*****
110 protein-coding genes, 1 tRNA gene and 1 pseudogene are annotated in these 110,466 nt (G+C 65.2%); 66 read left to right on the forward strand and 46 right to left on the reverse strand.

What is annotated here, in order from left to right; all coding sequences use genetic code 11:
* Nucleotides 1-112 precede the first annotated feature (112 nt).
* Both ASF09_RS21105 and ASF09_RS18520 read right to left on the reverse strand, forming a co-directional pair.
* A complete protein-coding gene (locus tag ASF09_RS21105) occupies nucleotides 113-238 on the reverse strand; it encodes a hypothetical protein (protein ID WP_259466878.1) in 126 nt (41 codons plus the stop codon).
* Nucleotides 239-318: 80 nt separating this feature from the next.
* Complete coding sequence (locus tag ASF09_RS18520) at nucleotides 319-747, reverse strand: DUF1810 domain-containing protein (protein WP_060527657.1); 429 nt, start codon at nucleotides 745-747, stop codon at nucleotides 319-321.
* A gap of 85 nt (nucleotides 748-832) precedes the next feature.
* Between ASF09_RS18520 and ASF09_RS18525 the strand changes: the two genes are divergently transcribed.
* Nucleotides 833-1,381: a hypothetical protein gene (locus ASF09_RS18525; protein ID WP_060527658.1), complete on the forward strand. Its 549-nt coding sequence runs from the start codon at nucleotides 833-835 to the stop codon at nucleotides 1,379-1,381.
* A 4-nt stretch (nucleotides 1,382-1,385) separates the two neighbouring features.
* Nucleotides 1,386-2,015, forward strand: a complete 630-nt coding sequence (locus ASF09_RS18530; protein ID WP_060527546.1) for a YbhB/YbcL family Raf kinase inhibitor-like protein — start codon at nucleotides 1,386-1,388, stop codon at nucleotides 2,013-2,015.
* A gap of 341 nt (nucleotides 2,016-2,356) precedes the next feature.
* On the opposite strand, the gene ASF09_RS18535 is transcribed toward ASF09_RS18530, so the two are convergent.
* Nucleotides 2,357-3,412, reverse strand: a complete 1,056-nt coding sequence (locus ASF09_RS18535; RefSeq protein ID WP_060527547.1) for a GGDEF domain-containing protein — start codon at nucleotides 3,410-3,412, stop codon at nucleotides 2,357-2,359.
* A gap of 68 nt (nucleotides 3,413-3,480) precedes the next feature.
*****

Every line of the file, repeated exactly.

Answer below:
110 protein-coding genes, 1 tRNA gene and 1 pseudogene are annotated in these 110,466 nt (G+C 65.2%); 66 read left to right on the forward strand and 46 right to left on the reverse strand.

What is annotated here, in order from left to right; all coding sequences use genetic code 11:
* Nucleotides 1-112 precede the first annotated feature (112 nt).
* Both ASF09_RS21105 and ASF09_RS18520 read right to left on the reverse strand, forming a co-directional pair.
* A complete protein-coding gene (locus tag ASF09_RS21105) occupies nucleotides 113-238 on the reverse strand; it encodes a hypothetical protein (protein ID WP_259466878.1) in 126 nt (41 codons plus the stop codon).
* Nucleotides 239-318: 80 nt separating this feature from the next.
* Complete coding sequence (locus tag ASF09_RS18520) at nucleotides 319-747, reverse strand: DUF1810 domain-containing protein (protein WP_060527657.1); 429 nt, start codon at nucleotides 745-747, stop codon at nucleotides 319-321.
* A gap of 85 nt (nucleotides 748-832) precedes the next feature.
* Between ASF09_RS18520 and ASF09_RS18525 the strand changes: the two genes are divergently transcribed.
* Nucleotides 833-1,381: a hypothetical protein gene (locus ASF09_RS18525; protein ID WP_060527658.1), complete on the forward strand. Its 549-nt coding sequence runs from the start codon at nucleotides 833-835 to the stop codon at nucleotides 1,379-1,381.
* A 4-nt stretch (nucleotides 1,382-1,385) separates the two neighbouring features.
* Nucleotides 1,386-2,015, forward strand: a complete 630-nt coding sequence (locus ASF09_RS18530; protein ID WP_060527546.1) for a YbhB/YbcL family Raf kinase inhibitor-like protein — start codon at nucleotides 1,386-1,388, stop codon at nucleotides 2,013-2,015.
* A gap of 341 nt (nucleotides 2,016-2,356) precedes the next feature.
* On the opposite strand, the gene ASF09_RS18535 is transcribed toward ASF09_RS18530, so the two are convergent.
* Nucleotides 2,357-3,412, reverse strand: a complete 1,056-nt coding sequence (locus ASF09_RS18535; RefSeq protein ID WP_060527547.1) for a GGDEF domain-containing protein — start codon at nucleotides 3,410-3,412, stop codon at nucleotides 2,357-2,359.
* A gap of 68 nt (nucleotides 3,413-3,480) precedes the next feature.